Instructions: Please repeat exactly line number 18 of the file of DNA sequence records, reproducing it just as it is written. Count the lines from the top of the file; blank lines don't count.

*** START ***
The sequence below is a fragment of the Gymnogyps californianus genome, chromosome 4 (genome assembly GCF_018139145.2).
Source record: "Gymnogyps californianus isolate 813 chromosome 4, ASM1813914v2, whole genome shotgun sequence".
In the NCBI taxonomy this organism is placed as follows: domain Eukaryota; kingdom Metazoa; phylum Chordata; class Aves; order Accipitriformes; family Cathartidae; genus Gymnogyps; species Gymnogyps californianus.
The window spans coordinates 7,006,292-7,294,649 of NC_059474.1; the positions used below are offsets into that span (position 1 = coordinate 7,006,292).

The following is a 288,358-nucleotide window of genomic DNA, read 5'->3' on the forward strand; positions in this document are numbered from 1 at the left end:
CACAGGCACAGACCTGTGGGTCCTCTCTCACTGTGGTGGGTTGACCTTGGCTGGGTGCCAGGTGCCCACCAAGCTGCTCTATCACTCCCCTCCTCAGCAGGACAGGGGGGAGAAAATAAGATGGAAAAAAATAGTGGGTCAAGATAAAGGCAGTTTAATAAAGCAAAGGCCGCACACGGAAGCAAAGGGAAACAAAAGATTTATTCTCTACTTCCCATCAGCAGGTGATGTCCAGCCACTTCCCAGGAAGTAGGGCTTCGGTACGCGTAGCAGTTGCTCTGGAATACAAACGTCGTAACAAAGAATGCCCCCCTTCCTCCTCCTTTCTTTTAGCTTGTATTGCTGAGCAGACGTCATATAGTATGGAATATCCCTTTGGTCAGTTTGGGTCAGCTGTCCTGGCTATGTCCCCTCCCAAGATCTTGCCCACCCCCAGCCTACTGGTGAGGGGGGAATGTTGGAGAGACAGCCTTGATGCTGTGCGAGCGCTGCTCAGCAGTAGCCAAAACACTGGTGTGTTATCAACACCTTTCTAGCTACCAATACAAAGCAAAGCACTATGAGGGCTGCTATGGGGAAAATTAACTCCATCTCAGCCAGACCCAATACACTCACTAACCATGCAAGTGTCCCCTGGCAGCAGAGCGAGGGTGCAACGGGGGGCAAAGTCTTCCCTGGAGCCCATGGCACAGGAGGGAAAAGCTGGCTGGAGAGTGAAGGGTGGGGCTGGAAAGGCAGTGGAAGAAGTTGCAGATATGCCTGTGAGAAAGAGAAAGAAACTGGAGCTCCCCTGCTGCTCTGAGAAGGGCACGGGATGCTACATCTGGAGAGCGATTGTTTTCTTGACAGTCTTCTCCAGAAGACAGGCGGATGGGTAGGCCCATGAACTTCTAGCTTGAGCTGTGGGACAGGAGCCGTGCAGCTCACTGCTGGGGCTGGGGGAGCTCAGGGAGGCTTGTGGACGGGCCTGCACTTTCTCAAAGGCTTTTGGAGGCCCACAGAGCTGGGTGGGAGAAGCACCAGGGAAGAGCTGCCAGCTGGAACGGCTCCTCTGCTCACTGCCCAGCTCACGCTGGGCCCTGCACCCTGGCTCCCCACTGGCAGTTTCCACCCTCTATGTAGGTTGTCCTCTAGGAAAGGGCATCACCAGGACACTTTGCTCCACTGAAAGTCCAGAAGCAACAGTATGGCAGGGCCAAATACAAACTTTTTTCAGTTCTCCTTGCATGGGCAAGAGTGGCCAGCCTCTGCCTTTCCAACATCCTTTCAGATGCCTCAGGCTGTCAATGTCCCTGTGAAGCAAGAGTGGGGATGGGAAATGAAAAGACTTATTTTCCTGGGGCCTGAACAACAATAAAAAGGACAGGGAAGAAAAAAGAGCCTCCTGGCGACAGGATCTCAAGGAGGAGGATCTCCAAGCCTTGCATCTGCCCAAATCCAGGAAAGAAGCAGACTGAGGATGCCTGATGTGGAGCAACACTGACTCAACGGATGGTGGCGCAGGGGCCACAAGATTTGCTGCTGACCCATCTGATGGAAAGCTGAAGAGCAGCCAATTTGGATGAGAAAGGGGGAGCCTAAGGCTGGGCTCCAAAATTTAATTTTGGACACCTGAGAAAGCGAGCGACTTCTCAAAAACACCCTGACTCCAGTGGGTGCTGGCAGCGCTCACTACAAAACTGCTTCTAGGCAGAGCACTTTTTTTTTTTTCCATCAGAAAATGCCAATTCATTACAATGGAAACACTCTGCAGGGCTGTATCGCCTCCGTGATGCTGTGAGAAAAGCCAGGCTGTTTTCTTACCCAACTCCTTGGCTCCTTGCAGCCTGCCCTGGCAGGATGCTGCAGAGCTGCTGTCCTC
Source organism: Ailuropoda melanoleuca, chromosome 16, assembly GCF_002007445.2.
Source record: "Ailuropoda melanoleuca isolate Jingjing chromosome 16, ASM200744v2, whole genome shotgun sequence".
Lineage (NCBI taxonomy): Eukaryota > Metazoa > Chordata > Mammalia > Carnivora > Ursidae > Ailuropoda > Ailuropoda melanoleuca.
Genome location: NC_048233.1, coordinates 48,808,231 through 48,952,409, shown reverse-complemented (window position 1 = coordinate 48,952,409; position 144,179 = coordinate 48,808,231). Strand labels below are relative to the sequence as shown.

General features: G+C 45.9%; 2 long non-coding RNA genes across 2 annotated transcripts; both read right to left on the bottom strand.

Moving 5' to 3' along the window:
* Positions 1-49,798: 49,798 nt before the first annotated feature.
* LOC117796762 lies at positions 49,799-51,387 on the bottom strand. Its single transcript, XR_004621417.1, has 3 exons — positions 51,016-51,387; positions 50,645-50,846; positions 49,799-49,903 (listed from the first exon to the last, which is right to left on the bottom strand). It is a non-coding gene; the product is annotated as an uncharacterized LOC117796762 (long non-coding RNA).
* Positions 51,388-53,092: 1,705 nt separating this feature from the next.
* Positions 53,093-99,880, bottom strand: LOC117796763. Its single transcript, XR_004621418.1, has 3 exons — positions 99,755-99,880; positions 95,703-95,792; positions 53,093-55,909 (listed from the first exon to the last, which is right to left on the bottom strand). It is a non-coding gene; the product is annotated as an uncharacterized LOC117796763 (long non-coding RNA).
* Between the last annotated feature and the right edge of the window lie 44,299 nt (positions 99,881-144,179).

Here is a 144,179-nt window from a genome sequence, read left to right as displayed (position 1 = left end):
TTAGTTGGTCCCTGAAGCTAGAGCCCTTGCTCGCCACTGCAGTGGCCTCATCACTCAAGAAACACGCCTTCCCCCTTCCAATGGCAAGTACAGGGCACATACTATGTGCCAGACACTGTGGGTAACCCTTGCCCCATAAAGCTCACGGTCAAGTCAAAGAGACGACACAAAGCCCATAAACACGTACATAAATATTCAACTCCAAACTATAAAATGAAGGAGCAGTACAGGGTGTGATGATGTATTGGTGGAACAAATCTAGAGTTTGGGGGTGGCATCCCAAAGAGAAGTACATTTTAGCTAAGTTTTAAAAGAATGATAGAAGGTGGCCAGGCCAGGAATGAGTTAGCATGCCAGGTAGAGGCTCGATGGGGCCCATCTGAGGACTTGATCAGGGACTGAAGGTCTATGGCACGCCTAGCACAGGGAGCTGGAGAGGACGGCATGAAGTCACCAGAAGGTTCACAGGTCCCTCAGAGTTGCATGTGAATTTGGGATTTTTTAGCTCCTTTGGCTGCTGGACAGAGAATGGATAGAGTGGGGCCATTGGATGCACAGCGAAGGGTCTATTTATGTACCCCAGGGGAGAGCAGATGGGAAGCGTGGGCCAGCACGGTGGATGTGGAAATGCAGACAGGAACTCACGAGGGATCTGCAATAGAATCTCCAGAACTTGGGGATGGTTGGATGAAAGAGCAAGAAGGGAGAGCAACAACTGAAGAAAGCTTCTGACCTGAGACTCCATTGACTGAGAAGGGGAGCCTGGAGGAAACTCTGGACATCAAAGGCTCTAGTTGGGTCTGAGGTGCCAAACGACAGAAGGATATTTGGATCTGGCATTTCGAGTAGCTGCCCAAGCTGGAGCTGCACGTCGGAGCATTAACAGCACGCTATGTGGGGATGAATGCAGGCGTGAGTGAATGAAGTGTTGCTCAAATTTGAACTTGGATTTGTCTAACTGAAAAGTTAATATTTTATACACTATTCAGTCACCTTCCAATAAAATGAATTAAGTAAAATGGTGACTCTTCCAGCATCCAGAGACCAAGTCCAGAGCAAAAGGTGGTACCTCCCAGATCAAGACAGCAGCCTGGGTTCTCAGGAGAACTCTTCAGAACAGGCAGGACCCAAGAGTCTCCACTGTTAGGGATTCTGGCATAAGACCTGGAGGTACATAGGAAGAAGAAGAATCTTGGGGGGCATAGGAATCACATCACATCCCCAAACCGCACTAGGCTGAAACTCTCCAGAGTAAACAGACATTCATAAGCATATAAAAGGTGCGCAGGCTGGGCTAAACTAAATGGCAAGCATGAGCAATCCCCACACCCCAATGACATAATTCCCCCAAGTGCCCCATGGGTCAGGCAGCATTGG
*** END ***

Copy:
Here is a 144,179-nt window from a genome sequence, read left to right as displayed (position 1 = left end):